Lokshen soup is a chicken soup made primarily from chicken and noodles - usually egg vermicelli.

It often includes celery, carrots and onion.

It is a traditional Jewish dish.

When made by observant Jews, it is made using Kosher chicken to observe the rules of kashrut.

Family variations

As with many traditional dishes, the preparation varies depending on the cultural background of the cook.

Variations can include pieces of whole chicken in the soup, serving the soup as a chicken and vegetable broth, and the inclusion of knaydlach (matzah balls).

Several terms are sometimes confused when referring to chicken soup or chicken soups. The following is an attempt to clarify the terminology:

  • Chicken Stock is a liquid in which chicken and vegetables have been boiled for the purpose of serving as an ingredient in more complex dishes. Chicken stock is not usually served as is. Stock can be made with less palatable parts of the chicken, such as feet, necks or bones: the higher bone content in these parts contributes more gelatin to the liquid, making it a better base for sauces. Stock can be reboiled and reused as the basis for a new stock.
  • Chicken Broth is the liquid part of chicken soup. Broth can be served as is, or used as stock, or served as soup with noodles. Broth can be milder than stock, does not need to be boiled as long, and can be made with meatier chicken parts.
  • Chicken Bouillon or Bouillon de Poule is basically French for chicken broth. Bouillon cubes are often used nowadays instead of specially prepared chicken stock.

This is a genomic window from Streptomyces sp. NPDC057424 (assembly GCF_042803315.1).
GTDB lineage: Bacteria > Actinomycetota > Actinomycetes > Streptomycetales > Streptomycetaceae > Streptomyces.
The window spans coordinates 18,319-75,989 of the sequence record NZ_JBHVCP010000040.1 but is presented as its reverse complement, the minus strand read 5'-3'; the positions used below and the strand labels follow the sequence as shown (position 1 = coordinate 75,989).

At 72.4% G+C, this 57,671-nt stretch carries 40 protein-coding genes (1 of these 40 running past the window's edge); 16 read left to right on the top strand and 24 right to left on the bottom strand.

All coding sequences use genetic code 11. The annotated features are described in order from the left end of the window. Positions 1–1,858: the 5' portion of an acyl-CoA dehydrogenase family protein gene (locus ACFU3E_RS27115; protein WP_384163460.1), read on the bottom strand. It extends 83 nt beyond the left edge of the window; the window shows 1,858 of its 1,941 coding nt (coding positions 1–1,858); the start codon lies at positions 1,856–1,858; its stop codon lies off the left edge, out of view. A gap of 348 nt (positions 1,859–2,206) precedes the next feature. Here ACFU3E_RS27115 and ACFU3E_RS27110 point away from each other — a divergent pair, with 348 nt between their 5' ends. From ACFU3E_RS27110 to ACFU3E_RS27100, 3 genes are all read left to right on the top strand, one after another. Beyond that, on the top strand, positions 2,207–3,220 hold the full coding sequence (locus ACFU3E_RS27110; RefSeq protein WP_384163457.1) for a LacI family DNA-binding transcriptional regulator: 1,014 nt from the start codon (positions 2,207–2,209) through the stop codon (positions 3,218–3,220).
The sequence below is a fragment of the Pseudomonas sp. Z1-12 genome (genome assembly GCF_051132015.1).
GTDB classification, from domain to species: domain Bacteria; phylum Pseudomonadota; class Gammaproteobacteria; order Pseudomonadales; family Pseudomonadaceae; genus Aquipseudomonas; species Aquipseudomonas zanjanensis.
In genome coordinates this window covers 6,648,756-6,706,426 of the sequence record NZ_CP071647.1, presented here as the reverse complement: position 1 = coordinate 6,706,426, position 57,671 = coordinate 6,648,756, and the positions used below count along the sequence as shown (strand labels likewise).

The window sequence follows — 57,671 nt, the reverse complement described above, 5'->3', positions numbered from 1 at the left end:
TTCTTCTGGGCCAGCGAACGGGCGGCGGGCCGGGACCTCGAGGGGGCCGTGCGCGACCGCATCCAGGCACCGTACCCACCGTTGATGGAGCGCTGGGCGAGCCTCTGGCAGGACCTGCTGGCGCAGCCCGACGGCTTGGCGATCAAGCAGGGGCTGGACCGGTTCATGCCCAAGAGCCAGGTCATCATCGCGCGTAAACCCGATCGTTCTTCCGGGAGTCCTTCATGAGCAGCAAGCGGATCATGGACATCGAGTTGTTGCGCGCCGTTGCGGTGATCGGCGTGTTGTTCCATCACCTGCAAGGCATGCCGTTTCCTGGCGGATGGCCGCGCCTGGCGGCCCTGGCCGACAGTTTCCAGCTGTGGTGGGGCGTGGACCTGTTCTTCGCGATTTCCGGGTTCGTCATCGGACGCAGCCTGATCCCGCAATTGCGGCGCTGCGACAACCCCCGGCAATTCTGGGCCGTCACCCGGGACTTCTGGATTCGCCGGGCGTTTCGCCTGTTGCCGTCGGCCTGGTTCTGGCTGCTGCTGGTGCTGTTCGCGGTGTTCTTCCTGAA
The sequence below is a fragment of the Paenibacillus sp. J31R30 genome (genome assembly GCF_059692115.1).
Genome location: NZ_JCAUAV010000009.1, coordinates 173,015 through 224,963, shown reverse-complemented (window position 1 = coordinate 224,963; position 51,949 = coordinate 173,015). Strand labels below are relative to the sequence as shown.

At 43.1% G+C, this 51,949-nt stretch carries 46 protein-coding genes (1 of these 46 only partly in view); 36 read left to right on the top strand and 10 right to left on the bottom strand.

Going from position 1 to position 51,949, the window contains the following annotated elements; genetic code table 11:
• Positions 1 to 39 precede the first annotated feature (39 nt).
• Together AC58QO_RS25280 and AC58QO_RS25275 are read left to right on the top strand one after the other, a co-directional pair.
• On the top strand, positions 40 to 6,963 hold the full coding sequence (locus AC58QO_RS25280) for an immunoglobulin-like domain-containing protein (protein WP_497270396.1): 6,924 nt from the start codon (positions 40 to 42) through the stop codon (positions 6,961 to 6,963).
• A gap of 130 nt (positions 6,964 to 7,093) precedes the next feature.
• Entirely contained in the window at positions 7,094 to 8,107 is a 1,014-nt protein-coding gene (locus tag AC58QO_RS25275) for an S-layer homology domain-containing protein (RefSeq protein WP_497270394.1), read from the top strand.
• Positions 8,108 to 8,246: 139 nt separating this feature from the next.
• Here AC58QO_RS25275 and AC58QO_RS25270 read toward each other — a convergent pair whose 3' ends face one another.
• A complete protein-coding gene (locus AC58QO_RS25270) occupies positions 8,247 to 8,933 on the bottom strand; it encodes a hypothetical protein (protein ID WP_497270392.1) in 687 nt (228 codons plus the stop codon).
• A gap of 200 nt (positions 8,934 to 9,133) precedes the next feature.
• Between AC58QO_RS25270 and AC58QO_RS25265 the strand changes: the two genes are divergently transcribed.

• Chicken Consommé is a more refined chicken broth. It is usually strained to perfect clarity, and reduced so as to give a concentrated essence of the broth flavor.
  • While any soup in which chicken has been boiled or with a chicken stock base is, strictly speaking, a chicken soup, the term Chicken Soup, unless qualified, implies that the soup is served as a thin broth with pieces of meat, vegetables or noodles.

Chicken noodle soup

Noodles are a common garnish for chicken soup, and in the United States this soup is referred to as "chicken noodle soup". The term may have been coined in a commercial for Campbell's soup in the 1930's. The original 21 varieties of Campbell's condensed soup featured a "chicken soup with noodles", but when it was advertised on the "Amos & Andy" radio show in the 1930s, by a slip of the lip, the soup was referred to as "Chicken Noodle Soup." Campbell's then changed the name of their commercial brand. "Chicken Noodle Soup" is consistently one of the bestselling varieties of Campbell's soup.

Curative powers

According to food historians, chicken soup was already being prescribed as a cure for the common cold in Ancient Egypt. The 10th century Persian physician Avicenna also referred to the curative powers of chicken soup in his writings. In the 12th century the Jewish sage Maimonides wrote that chicken soup "has virtue in rectifying corrupted humors", and recommended it as nutrition for convalescents; Maimonides also particularly recommended chicken soup for people suffering from hemorrhoids and the early stages of leprosy.

In modern medicine, research conducted by Dr. Stephen Rennard, professor of pulmonary and critical care medicine, and his colleagues at the University of Nebraska Medical Center in Omaha, suggests that there might be some scientific basis for the curative powers of chicken soup. They found that the particular blend of nutrients and vitamins in traditional chicken soup can slow the activity of certain white blood cells. This may have an anti-inflammatory effect that could hypothetically lead to temporary ease from symptoms of illness. Their research was published in 2000 in the scientific journal Chest (volume 118, pages 1150-1157: "Chicken Soup Inhibits Neutrophil Chemotaxis In Vitro"). This was not, however, a controlled test, and did not demonstrate that chicken soup was the best foodstuff for this purpose.